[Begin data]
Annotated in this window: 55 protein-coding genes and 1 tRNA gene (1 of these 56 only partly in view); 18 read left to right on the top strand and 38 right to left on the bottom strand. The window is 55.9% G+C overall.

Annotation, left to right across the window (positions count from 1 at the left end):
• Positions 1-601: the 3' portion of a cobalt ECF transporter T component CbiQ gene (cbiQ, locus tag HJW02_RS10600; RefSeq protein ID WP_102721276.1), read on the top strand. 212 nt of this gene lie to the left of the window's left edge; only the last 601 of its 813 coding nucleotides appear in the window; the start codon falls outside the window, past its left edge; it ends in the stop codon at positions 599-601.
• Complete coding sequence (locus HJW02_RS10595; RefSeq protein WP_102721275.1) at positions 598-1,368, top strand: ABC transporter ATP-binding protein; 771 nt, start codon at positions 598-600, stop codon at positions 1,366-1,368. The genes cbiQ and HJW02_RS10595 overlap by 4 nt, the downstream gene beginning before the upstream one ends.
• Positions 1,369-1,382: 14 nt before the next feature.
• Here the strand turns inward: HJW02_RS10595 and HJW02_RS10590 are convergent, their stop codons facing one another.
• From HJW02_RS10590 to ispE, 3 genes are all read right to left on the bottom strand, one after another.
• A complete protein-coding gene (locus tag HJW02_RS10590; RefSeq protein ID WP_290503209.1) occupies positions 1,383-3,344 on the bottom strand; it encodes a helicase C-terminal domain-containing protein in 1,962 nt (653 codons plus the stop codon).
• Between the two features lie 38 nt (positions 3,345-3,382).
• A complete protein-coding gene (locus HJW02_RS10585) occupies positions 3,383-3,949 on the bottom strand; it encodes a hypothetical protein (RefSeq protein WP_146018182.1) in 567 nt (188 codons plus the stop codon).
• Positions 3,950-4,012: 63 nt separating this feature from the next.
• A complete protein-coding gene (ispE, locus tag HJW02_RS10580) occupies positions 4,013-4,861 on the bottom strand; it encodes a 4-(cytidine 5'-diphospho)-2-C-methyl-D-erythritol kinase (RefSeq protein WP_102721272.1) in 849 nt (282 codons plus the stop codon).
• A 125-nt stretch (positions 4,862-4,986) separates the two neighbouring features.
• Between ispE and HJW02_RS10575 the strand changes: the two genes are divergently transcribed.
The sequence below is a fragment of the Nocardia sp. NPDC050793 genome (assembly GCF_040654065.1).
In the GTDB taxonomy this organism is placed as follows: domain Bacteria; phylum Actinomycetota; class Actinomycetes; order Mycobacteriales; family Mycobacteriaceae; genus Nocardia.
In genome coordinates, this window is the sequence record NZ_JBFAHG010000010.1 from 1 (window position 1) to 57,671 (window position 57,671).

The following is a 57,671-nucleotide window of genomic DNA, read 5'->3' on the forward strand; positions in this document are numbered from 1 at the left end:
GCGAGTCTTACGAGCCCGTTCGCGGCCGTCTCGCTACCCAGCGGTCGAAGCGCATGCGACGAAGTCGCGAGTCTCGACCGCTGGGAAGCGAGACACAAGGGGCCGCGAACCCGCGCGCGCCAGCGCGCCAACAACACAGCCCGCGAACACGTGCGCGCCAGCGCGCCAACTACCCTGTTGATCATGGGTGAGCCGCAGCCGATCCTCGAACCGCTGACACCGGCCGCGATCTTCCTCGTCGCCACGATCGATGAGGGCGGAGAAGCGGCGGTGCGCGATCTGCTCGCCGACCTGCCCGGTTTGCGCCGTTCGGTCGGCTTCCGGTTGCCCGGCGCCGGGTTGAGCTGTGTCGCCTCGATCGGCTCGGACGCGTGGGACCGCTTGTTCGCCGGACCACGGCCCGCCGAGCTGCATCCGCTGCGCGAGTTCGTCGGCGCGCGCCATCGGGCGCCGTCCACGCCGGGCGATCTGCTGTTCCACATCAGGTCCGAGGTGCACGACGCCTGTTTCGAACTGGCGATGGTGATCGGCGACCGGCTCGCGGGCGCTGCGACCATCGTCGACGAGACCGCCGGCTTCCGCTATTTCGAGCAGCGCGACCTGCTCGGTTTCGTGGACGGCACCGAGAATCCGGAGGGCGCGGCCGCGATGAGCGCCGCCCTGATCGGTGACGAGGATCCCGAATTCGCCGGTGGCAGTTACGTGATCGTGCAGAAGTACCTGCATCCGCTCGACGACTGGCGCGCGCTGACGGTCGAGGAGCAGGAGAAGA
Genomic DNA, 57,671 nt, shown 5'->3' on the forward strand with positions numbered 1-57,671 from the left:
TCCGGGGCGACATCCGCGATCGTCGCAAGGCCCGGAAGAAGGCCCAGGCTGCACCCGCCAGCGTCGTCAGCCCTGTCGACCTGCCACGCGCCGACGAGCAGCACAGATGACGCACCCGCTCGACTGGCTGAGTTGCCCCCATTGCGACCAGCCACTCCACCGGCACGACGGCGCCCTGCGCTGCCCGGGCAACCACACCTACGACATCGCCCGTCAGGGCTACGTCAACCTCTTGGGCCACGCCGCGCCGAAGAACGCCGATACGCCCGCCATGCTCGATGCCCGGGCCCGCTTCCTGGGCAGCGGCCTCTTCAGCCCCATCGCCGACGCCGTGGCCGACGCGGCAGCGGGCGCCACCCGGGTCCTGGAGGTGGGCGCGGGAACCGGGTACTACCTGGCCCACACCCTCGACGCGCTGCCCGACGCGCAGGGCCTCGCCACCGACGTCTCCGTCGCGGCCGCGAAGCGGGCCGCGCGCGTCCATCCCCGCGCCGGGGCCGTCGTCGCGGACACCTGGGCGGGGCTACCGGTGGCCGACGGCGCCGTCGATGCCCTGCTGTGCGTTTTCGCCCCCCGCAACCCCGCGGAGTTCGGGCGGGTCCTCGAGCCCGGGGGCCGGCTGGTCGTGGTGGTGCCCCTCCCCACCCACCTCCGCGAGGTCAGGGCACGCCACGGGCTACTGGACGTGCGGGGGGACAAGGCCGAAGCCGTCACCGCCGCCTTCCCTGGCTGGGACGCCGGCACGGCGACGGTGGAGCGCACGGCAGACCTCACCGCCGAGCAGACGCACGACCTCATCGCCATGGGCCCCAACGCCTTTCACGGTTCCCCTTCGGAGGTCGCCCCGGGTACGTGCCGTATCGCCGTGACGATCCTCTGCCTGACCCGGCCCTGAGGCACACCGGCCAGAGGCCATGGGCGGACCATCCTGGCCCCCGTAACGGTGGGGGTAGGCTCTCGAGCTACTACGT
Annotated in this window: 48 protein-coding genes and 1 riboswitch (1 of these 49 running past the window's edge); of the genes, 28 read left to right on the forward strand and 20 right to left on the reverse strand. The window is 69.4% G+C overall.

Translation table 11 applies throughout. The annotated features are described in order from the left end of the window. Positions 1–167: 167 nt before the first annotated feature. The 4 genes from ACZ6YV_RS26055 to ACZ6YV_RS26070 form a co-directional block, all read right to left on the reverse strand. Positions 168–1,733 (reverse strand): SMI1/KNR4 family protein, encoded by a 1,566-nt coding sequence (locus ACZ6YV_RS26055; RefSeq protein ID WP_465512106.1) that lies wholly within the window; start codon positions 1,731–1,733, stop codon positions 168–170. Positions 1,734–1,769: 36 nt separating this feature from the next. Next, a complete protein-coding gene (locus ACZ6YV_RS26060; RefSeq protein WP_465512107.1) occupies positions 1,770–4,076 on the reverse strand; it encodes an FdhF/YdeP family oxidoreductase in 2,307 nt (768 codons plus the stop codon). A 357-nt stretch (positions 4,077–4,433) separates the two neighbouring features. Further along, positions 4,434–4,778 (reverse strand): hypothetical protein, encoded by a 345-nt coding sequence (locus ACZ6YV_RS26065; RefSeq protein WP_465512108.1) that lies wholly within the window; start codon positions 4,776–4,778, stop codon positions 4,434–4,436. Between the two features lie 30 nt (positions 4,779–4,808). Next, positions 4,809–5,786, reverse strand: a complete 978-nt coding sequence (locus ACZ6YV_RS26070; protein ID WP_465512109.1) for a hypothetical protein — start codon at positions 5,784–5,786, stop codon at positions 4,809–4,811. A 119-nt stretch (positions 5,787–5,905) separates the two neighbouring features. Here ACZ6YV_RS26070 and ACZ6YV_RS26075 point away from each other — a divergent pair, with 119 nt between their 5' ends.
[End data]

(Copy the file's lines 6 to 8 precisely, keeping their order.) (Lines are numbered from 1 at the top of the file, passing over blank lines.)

• Here the strand turns inward: HJW02_RS10595 and HJW02_RS10590 are convergent, their stop codons facing one another.
• From HJW02_RS10590 to ispE, 3 genes are all read right to left on the bottom strand, one after another.
• A complete protein-coding gene (locus tag HJW02_RS10590; RefSeq protein ID WP_290503209.1) occupies positions 1,383-3,344 on the bottom strand; it encodes a helicase C-terminal domain-containing protein in 1,962 nt (653 codons plus the stop codon).